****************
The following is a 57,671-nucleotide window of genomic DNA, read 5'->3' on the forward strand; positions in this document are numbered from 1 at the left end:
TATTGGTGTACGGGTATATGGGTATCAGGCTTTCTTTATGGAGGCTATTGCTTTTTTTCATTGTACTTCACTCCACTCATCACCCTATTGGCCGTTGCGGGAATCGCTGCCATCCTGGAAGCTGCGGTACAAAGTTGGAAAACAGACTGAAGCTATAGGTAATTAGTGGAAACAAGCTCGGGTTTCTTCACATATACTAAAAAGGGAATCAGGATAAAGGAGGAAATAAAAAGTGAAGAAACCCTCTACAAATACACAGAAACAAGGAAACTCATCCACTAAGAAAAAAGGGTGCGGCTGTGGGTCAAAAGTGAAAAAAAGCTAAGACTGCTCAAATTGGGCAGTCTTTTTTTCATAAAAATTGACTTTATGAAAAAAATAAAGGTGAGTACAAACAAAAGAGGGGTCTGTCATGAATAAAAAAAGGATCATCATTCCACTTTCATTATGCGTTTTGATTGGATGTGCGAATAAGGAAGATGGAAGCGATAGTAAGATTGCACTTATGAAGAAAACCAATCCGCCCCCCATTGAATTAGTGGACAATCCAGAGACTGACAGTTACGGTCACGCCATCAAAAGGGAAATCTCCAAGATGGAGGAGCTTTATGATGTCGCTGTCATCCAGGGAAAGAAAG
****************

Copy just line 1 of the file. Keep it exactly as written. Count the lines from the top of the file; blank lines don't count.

The following is a 57,671-nucleotide window of genomic DNA, read 5'->3' on the forward strand; positions in this document are numbered from 1 at the left end: